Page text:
Thursday, November 1, 2012

Is Bullfighting Back for Bogotá?

Back in business? Young men train to become bullfighters in the Plaza Santamaria in Bogotá.
A long tradition: A mural in the National University
portrays ancient bullfighting.

The other day, a high court ruled that bullfighting is a Colombian tradition, and therefore municipal governments cannot prohibit it.

The fight over bullfighting is far from over, since Bogotá Mayor Petro has made ending the fiesta brava in Bogotá one of his most high-profile causes. He has talked, for example, of the city's zoning to ensure that the Plaza Santamaria can never again host a bullfight.
Anti-bullfighting activists carry a banner
 on Plaza Bolivar.
But the bullfighters, and their powerful allies in business and government, will defend their profession.

In Medellin, municipal leaders have proposed non-kill bullfighting. But that would take away much of the art for the toreros and aficionados. And

Bullfighting memorabilia for sale on a Bogotá sidewalk. 
the bulls would just be killed afterwards, out of sight, so what's the difference. Apropos of that point, I read somewhere an animal rights advocate's sarcastic proposal that bleachers be set up in slaughterhouses for bullfighting fans. I'm all for the idea - not so much to replace bullfighting, but to improve what very possibly are horrifically inhumane conditions in the meat industry. I have never heard, in any case, of anybody monitoring industrial farming's practices, much less protesting against them.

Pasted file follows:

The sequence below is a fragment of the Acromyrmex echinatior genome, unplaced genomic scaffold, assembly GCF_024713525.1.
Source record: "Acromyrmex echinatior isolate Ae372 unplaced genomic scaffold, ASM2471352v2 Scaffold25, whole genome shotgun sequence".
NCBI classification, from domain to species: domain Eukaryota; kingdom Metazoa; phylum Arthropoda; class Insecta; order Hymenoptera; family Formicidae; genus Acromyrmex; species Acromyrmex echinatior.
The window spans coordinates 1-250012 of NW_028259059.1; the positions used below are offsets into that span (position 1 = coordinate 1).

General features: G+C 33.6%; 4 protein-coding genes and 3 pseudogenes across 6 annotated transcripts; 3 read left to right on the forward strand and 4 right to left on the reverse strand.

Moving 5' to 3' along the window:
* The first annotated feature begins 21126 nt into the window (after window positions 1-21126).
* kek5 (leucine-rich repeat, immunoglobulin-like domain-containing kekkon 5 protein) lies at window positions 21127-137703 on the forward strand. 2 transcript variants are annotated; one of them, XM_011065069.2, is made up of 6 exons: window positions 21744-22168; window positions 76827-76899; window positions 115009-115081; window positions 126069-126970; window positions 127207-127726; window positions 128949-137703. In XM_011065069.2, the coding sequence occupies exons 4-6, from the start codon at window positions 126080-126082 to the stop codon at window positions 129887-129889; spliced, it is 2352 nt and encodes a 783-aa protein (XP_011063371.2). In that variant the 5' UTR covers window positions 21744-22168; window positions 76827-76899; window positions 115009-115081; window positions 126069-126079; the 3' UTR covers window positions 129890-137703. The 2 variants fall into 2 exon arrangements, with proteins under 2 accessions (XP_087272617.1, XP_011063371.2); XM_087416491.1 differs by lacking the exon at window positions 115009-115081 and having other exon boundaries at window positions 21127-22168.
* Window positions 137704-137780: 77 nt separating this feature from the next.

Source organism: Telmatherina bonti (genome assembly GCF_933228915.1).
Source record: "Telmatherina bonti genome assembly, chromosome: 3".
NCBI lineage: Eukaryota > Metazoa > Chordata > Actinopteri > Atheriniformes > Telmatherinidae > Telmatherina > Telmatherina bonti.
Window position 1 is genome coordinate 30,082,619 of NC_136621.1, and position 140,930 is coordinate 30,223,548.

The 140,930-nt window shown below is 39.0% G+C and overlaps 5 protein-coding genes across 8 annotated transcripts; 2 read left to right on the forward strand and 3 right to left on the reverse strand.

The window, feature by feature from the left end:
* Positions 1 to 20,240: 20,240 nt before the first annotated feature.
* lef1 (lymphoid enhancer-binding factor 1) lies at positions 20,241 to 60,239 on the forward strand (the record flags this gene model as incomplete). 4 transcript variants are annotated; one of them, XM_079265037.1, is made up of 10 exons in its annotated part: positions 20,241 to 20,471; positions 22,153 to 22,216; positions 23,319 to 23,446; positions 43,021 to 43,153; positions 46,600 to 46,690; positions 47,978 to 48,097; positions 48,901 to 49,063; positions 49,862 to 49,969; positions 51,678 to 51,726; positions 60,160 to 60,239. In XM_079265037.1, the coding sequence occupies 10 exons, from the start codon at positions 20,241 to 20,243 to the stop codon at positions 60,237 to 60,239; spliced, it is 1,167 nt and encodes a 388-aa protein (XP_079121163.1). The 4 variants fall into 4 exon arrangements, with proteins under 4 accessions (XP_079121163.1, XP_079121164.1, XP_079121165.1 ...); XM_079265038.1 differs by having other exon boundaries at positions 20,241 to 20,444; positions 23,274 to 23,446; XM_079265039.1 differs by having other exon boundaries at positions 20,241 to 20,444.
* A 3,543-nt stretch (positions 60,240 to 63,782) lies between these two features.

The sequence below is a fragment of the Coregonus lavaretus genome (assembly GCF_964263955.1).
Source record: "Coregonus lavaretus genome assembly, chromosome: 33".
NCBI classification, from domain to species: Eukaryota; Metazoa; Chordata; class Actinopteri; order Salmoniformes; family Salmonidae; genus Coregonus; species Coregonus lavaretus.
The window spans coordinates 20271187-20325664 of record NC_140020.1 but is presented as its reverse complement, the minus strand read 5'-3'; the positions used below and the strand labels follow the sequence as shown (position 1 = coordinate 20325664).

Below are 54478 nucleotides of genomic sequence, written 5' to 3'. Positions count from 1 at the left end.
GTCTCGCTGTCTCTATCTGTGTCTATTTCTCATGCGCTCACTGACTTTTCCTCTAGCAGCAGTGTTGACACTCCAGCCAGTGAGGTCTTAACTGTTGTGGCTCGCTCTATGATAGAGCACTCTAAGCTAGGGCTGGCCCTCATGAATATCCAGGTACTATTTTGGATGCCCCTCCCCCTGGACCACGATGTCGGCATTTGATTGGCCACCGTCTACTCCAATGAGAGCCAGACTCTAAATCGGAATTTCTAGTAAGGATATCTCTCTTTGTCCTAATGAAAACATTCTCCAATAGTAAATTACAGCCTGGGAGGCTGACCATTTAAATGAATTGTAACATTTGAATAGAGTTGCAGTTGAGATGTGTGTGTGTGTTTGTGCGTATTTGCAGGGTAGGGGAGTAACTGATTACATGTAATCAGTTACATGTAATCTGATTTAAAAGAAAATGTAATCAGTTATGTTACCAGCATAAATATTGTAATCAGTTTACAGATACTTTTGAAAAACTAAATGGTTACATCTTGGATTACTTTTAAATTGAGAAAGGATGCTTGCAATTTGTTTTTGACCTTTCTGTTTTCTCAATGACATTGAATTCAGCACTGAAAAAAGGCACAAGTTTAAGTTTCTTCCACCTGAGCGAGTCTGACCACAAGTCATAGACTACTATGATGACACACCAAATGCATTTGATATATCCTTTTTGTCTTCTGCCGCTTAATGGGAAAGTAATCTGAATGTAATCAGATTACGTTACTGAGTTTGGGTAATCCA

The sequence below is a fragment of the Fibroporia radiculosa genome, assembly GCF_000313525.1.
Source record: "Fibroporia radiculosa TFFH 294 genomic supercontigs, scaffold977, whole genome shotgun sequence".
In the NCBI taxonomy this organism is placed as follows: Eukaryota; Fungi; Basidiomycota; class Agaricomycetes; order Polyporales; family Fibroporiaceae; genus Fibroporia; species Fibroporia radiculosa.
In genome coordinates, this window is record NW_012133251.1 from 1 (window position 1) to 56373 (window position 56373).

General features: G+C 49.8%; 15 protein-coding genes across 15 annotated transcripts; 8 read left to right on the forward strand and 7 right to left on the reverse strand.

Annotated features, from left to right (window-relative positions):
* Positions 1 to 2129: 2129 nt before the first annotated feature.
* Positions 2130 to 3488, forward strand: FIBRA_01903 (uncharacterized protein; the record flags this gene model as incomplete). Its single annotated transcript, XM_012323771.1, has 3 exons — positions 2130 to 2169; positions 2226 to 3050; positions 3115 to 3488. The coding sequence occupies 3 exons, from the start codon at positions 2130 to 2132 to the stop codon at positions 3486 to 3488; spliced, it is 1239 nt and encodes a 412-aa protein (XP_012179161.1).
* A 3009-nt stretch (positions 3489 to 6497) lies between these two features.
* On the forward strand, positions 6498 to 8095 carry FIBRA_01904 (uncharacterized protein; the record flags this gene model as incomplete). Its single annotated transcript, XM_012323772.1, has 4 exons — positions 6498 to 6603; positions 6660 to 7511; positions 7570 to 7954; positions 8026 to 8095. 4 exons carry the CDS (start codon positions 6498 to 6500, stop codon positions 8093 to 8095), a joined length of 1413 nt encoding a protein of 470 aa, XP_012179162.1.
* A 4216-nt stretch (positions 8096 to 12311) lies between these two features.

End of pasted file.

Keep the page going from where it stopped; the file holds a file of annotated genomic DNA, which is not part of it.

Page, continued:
A young bullfighter shows a young tourist how to hold the cape.

An anti-bullfighting banner on the plaza's entrance says: 'There's no going back' on the bullfighting ban. 

Bike tourists in the Plaza Santamaria.

The Moorish Plaza Santamaria in Bogotá.
Bike tourists play at bullfighting in the Plaza Santamaria. 

By Mike Ceaser, of Bogotá Bike Tours

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